What can be said about composer and conductor Leonard Bernstein that hasn’t already been said before? As one of the most prolific figures of the 20th century, the virtuoso has been deemed as “one of the most prodigiously talented and successful musicians in American history” by The New York Times. However, for those deeply familiar with his life and work, he’s affectionately known simply as “Lenny.”
On Nov. 19, we wrapped up our last production of the year with Verdi’s Nabucco. Though we’ll be taking a brief hiatus from the stage until the new year, there is still much to be excited about in the second half of our season! With both company premieres and established revivals underway, there is something for everyone — especially if you have folks to shop for.
Can’t wait until January to get your opera fix? We can’t either. Here are five reasons to look forward to the rest of our season!
On Nov. 17, LA Opera honors Plácido Domingo 50th Anniversary in Los Angeles with a special concert conducted by Maestro James Conlon. The performance will feature appearances from veterans of both the operatic stage and the big screen, with our very own LA Opera Orchestra in the pit.
How do movies and opera relate? To some, a conclusive answer may not be obvious — each art differs exponentially in many aspects. But when you take away the blatant differences, such as the respective emphases on music and the spoken word, there are commonalities that bring the two together. What opera and film share, along with most all performing arts, is the attention to human emotion.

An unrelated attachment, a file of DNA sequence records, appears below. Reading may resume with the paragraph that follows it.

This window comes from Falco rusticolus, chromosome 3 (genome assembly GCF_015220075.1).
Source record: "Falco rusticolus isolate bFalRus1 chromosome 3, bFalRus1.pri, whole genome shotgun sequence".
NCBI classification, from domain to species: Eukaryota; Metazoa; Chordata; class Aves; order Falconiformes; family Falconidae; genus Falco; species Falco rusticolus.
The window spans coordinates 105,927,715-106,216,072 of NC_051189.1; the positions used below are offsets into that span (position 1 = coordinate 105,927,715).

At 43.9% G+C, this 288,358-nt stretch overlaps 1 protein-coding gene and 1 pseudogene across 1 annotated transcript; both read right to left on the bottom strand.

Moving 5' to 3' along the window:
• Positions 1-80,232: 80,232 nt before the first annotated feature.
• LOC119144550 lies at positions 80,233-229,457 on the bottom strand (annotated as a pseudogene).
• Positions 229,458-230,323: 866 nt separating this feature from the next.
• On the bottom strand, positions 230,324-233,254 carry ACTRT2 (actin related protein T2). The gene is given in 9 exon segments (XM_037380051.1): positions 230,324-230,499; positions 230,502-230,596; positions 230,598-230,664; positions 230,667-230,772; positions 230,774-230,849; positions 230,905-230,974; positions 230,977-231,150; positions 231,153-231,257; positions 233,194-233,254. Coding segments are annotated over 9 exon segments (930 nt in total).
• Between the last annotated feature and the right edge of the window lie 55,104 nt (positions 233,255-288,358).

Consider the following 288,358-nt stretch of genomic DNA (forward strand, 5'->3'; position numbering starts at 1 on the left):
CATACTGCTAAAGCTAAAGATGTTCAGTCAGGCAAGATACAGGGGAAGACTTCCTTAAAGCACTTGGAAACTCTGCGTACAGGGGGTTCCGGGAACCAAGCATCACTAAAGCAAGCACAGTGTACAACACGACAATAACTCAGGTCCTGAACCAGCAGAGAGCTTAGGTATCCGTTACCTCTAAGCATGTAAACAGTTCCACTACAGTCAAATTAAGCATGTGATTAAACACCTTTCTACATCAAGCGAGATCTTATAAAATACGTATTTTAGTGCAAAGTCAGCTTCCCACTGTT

Interested in going out this Halloween weekend but can’t figure out what to do? Join us at the Theatre at ACE Hotel for Cocteau/Glass’ La Belle et la Bête! Our Saturday and Tuesday shows include after-parties at the venue directly following the performance, including a special Costume Contest on the 31st.
Before you go, check out composer Philip Glass’ program notes on re-scoring the Cocteau classic, his relationship with the piece and more.
On October 7, Angelenos experienced a rare treat. We opened George Bizet’s The Pearl Fishers – lesser known than his famous Carmen, but no less stunning for both opera aficionados and newbies. Critics have already been raving about the production, calling it “stunning” (LA Times), “enthralling” (Broadway World) and “eye-dazzling” (LA Daily News).
If the critics’ response isn’t enough, here’s a list of more reasons why The Pearl Fishers is a must-see this fall:
Giuseppe Verdi regarded Nabucco, his third work to reach the stage, as the catalyst that set the rest of his career in motion.
Georges Bizet’s last opera has struck deeply into the soul of Western Civilization.
Its music is universally loved and its meaning constantly analyzed, debated and reinterpreted. As a protagonist, Carmen is unique. Contrary to many mythological characters who served as operatic subjects, she transcended her stage existence and then evolved into an archetype, a popular and modern myth. Unlike Don Juan, Faust and numerous Greek, Roman and Nordic mythological characters adapted for the opera stage, Carmen had little prehistory. But like Mozart’s Don Giovanni, her obvious male counterpart, she became immortal thanks to the genius of a composer. The protagonist of a short story by Prosper Mérimée, she was perfectly realized the moment Bizet set her to music.
Who is Carmen and what does she represent?